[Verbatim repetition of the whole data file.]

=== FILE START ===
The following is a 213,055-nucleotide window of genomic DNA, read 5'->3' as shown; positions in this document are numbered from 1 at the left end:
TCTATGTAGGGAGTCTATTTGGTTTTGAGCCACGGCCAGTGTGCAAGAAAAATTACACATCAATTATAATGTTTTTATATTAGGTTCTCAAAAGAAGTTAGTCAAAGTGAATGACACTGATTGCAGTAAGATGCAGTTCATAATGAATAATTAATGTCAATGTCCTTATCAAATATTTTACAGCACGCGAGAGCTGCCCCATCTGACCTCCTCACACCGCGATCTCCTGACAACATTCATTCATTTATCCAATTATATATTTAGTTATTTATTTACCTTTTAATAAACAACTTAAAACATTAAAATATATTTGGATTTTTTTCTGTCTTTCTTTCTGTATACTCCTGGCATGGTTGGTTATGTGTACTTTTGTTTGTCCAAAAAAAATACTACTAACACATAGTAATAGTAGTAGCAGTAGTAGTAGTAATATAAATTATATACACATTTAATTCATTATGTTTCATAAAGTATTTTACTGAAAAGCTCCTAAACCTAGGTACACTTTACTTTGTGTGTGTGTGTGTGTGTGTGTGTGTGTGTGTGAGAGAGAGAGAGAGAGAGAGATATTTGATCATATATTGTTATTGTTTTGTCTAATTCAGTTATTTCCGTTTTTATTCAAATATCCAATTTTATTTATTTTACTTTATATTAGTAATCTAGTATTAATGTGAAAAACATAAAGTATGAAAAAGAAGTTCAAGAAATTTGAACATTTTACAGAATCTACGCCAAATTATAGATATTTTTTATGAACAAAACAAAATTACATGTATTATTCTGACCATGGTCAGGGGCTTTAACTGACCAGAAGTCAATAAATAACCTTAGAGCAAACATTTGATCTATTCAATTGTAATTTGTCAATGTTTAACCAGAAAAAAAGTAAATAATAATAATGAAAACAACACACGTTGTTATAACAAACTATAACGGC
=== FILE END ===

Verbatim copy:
The following is a 213,055-nucleotide window of genomic DNA, read 5'->3' as shown; positions in this document are numbered from 1 at the left end:
TCTATGTAGGGAGTCTATTTGGTTTTGAGCCACGGCCAGTGTGCAAGAAAAATTACACATCAATTATAATGTTTTTATATTAGGTTCTCAAAAGAAGTTAGTCAAAGTGAATGACACTGATTGCAGTAAGATGCAGTTCATAATGAATAATTAATGTCAATGTCCTTATCAAATATTTTACAGCACGCGAGAGCTGCCCCATCTGACCTCCTCACACCGCGATCTCCTGACAACATTCATTCATTTATCCAATTATATATTTAGTTATTTATTTACCTTTTAATAAACAACTTAAAACATTAAAATATATTTGGATTTTTTTCTGTCTTTCTTTCTGTATACTCCTGGCATGGTTGGTTATGTGTACTTTTGTTTGTCCAAAAAAAATACTACTAACACATAGTAATAGTAGTAGCAGTAGTAGTAGTAATATAAATTATATACACATTTAATTCATTATGTTTCATAAAGTATTTTACTGAAAAGCTCCTAAACCTAGGTACACTTTACTTTGTGTGTGTGTGTGTGTGTGTGTGTGTGTGTGTGAGAGAGAGAGAGAGAGAGAGATATTTGATCATATATTGTTATTGTTTTGTCTAATTCAGTTATTTCCGTTTTTATTCAAATATCCAATTTTATTTATTTTACTTTATATTAGTAATCTAGTATTAATGTGAAAAACATAAAGTATGAAAAAGAAGTTCAAGAAATTTGAACATTTTACAGAATCTACGCCAAATTATAGATATTTTTTATGAACAAAACAAAATTACATGTATTATTCTGACCATGGTCAGGGGCTTTAACTGACCAGAAGTCAATAAATAACCTTAGAGCAAACATTTGATCTATTCAATTGTAATTTGTCAATGTTTAACCAGAAAAAAAGTAAATAATAATAATGAAAACAACACACGTTGTTATAACAAACTATAACGGC